I’m addicted to pho. Because my parents have owned a Vietnamese pho restaurant since I was a kid, I grew up eating it multiple times a week. Of course, there’s always going to be that “my mom makes it best” bias, but in my case – 9/10, my mom at King Noodle House Pho Hoang does make it best.
I usually can’t go a week without having a bowl of pho.
When we’re on vacation, one of our dining spots has to be a pho place. It’s typically disappointing – because it’s not going to be as good as mom’s, but I still like to try it no matter where I am.
In Edmonton, there are many, many pho / Vietnamese restaurants.
I’ve tried pho at a lot of them and for the most part, they all seem to have that same – came from the same recipe – type of taste and smell. Most of the pho is pretty “meh.” I usually go to other Vietnamese restaurants to have their non-pho dishes, because the pho (for the most part) just doesn’t compare to mom’s.
There are exceptions of course – places where the broth comes pretty close, like Pho Hoan Pasteur on Kingsway, and more recently opened – Pho Boy Vietnamese Kitchen on Whyte Ave.
Pho Boy is a new, family owned and operated Vietnamese restaurant located at 10037 82 (Whyte) Aveue.
I was delightfully surprised by Pho Boy’s pho. I went with my family to try this new pho restaurant and we were all (for the most part) really pleased.
The chef / owners (Anton and Christina) are actually regular visitors to our pho restaurant, so we were really looking forward to trying out their soup and supporting them!
As soon as you walk into Pho Boy, you smell the difference.
It wasn’t the cookie cutter kind of pho I’m so used to smelling at so many other restaurants and it wasn’t when I tasted it too.
These are aromatic bowls – they look, taste and smell great.
We tried their Pho Boy Dragon Special (little bit of everything – steak, flank, beef balls, tendon, dragon balls, chicken, cilantro and onions.
We also tried their “Build Your Own Pho” option – which lets you select your preferences of broth, noodles, proteins, and garnishes.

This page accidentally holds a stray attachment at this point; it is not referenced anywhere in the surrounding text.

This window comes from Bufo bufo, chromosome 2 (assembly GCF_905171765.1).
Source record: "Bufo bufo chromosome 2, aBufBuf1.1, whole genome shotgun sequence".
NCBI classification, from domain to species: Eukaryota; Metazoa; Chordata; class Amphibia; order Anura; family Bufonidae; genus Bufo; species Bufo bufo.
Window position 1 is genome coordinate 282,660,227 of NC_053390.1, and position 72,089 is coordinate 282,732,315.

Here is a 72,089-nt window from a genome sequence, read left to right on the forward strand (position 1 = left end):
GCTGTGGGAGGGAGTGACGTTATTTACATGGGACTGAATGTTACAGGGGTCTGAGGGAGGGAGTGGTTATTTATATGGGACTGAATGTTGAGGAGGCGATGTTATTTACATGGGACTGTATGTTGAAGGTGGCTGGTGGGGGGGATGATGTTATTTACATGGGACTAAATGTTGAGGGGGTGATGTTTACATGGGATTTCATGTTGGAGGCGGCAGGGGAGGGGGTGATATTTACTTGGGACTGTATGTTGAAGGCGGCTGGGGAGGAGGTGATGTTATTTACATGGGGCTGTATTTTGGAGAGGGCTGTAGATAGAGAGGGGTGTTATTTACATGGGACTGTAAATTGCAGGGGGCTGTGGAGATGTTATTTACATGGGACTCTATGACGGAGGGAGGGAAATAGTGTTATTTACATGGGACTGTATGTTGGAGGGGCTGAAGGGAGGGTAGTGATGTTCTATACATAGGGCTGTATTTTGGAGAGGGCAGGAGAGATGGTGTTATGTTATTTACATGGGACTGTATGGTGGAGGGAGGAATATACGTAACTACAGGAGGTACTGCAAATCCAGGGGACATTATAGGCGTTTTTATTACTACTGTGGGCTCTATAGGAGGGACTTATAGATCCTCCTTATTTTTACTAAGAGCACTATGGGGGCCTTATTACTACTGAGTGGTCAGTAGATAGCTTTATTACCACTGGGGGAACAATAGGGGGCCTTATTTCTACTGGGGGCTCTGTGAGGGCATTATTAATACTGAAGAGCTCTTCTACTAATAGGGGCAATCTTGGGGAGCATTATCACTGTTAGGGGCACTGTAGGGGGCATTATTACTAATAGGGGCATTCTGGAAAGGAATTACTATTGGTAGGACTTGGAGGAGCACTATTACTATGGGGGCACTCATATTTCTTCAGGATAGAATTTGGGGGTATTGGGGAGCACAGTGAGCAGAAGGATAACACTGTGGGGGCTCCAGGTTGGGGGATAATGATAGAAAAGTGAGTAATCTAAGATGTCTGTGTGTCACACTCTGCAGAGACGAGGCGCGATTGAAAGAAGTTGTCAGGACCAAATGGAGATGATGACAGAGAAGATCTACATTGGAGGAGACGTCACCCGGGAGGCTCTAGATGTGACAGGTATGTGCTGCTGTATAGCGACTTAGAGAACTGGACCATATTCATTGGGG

Frequent Vietnamese restaurant goers will know that you can always build your own pho at pho restaurants (just ask what meats you want and they’ll put it together for you) but I believe Pho Boy is the first restaurant I’ve seen explicitly promote it as a menu choice, which looks interesting and is likely an attractive option for people who may be unfamiliar with pho.
They’ve got some unique Vietnamese appetizers here, some you may only find at a couple other places in Edmonton like the Banh Xeo – a sizzling Vietnamese crepe with shrimp and pork ($7), as well as Banh Khot (sizzling rice poppers with coconut, shrimp and pork – $7) – sort of like smaller bite sized versions of the Banh Xeo. But they’ve also got your standard fare – Green Onion Cakes, Spring Rolls and Salad Rolls.
Pho Boy serves “Dragon Balls” with their soup as well.
These are meatballs similar to what you’d find in Vietnamese bun rieu dishes – a mixture of crab and pork.
Mike thought the broth had a sweeter taste than he preferred but I thought it was really nice – with just the right flavours you’d want/expect in a good pho broth (beef, ginger, onions, star anise).
I really love the look and feel of Pho Boy too.
There’s a feature mural depicting Vietnam on one side, and cool vintage looking poster paintings on the other. The lamps look like upside down rice patty hats and there are twinkly lights. The tables and chairs are a really slick rustic, wooden look.
The owner explained he was going for an old + new vibe, sort of like eating on the streets of Vietnam, but with a trendy, modern twist. They put a lot of effort into their look and feel and it shows.
You won’t find a Vietnamese restaurant in Edmonton with quite the same feeling as Pho Boy’s.
There’s an arcade console in the corner that lets you play 600 different classic arcade games for free – and broadcasts your game to other customers on a TV screen.
It was a hit with my niece and nephew – as well as my husband and brother! They’ve also got a spot under the TV where people can charge their phones if they like. That was the only thing that seemed a bit out of place to me, but I appreciate the sentiment (as someone who is constantly in need of a charge).
Pho Boy’s prices are also quite reasonable for a more modern, authentic Vietnamese restaurant. The bowls range from $10-$14 depending on the size you select (Regular, Large, or Jumbo). Most of the appetizers average around the $7 price. They’ve got really tasty Mogu Juice with Jelly for $2.50 (I got the lychee one) and they also sell shrimp chips which is also reminiscent of my childhood growing up chomping on those chips.
Pho Boy is located on the east side of the Whyte Ave tracks – where it appears a lot of cool, new shops are popping up lately (Dorinku Japanese for example).
So that’s exciting!
I truly wish the family of Pho Boy the best. I enjoyed their pho. I believe it to be one of the better broths I’ve had in the city, and the overall atmosphere of the place is fantastic.
It ain’t like my mama’s pho but it’s superior than most other pho broths I’ve tried.
I know I’ll be back!
Follow @lindorkyeg on Snapchat!